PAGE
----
What it is
HIV, or Human Immunodeficiency Virus, is a virus that attacks a person's immune system.
Our immune systems are made up of several types of cells and organs that help us fight off everyday infections and diseases. HIV attacks one kind of these immune cells, called T-cells. T-cells help us fight infections and diseases.
Over time, HIV depletes the body's supply of T-cells, leaving fewer cells to fight infection and disease. This leads to AIDS, or acquired immunodeficiency syndrome.
AIDS is the final stage of the HIV infection. Then, a person may develop life-threatening infections and diseases.
Why the screening is important
Once the virus is in your body, it can only be treated, not removed. If you are at risk, it is important for you to get tested each year. That way, if you are infected, you can get help right away.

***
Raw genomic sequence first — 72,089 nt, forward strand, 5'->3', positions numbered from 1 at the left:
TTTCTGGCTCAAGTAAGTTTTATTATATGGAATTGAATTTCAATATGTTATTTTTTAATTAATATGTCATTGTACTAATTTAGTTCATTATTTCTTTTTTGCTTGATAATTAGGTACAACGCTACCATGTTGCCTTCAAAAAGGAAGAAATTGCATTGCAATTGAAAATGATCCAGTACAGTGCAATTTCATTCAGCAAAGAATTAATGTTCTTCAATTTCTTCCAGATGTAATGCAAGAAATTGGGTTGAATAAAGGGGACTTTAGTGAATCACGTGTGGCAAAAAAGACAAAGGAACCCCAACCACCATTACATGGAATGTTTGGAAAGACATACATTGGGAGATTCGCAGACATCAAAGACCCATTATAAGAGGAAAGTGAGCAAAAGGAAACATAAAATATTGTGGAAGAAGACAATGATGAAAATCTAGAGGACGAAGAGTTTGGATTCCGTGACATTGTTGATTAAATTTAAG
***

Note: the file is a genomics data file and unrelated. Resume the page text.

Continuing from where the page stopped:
If you get help early, you may not get AIDS until much later. Most people who have HIV and do not treat it will develop AIDS over time.
Yearly tests also help prevent the spread of HIV. More than one million Americans live with HIV/AIDS. But 1 in 5 people do not know they are infected. They may give it to other people without knowing.
Who is covered
Medicare will pay for an HIV test if you:
- Are pregnant
- Are at high-risk for infection
- Ask for a test, for any reason
How often it is covered
Medicare will cover an HIV test every 12 months, or every 3 months for pregnant women.
What you pay
You pay nothing for cost of this test if you have Original Medicare and you see a doctor who “accepts assignment.” Doctors who accept assignment agree to accept the amount that Medicare will pay for a visit or service (called the Medicare-approved amount) as payment in full.
If you are in a Medicare Advantage plan, the plan cannot charge you for this service as long as you see an “in-network” provider, meaning a doctor who has an agreement to treat people who belong to the plan. If you use a provider outside your plan's network, it may cost you money.
Learn more about HIV Screening on Medicare.gov.